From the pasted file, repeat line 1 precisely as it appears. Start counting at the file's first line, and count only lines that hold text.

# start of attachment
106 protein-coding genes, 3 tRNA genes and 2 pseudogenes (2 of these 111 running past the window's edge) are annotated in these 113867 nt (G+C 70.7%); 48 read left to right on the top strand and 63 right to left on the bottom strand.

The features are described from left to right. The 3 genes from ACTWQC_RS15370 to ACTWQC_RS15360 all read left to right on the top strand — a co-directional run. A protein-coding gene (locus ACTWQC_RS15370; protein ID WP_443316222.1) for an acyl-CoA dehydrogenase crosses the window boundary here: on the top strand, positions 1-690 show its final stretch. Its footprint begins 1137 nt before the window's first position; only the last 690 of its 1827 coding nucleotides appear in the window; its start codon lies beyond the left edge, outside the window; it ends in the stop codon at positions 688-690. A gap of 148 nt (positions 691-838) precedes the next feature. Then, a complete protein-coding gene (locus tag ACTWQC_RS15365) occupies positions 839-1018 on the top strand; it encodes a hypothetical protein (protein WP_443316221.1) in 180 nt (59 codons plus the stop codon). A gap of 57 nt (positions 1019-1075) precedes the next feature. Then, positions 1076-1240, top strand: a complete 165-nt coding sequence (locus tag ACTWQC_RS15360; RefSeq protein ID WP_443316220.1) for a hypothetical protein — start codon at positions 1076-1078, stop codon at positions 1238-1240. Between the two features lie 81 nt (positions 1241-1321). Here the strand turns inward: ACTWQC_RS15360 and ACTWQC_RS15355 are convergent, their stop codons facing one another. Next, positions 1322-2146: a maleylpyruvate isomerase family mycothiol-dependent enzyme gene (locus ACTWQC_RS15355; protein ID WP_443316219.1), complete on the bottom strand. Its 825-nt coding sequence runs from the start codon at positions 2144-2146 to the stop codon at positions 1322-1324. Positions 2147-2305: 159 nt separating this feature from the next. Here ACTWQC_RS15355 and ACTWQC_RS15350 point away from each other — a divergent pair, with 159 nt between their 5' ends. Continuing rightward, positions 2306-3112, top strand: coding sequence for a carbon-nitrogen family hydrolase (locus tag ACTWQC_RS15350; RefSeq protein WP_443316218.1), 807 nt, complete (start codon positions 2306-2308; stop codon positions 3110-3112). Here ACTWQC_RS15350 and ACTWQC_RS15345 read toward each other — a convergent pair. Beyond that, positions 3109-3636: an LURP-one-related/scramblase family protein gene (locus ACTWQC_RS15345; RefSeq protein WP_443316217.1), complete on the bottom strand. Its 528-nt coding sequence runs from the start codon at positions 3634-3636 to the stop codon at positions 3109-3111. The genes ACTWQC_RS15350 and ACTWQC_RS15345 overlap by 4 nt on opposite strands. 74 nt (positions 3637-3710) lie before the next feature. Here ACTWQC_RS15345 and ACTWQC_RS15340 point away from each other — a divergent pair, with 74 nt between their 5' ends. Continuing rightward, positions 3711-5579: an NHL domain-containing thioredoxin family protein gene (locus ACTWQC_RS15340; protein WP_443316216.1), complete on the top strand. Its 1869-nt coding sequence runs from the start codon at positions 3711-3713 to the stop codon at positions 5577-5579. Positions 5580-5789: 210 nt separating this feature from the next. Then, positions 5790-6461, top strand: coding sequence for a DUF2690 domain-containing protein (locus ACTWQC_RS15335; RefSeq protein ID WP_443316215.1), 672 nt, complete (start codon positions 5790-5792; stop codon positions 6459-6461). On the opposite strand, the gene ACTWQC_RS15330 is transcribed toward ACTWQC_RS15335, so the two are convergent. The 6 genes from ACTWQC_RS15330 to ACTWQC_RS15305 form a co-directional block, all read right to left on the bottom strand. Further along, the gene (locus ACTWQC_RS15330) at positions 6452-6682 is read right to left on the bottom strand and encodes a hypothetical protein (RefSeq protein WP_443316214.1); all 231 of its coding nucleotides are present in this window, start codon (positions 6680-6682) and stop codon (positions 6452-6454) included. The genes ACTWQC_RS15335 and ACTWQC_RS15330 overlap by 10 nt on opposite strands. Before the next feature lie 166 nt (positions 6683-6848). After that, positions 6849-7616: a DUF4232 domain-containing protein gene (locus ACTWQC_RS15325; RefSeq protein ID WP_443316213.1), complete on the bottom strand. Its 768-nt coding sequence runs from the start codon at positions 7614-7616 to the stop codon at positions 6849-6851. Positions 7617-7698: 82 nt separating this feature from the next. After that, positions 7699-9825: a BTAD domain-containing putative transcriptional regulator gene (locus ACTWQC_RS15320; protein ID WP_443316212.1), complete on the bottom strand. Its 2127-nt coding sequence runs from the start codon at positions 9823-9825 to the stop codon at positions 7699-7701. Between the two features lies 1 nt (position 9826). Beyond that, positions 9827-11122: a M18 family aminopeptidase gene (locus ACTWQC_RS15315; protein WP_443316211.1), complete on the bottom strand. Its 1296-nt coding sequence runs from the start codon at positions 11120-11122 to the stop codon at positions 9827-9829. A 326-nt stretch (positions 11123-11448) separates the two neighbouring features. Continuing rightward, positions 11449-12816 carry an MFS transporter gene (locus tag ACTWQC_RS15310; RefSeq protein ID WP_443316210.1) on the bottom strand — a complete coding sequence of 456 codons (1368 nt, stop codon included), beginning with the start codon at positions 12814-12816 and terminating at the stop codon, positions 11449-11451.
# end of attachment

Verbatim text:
106 protein-coding genes, 3 tRNA genes and 2 pseudogenes (2 of these 111 running past the window's edge) are annotated in these 113867 nt (G+C 70.7%); 48 read left to right on the top strand and 63 right to left on the bottom strand.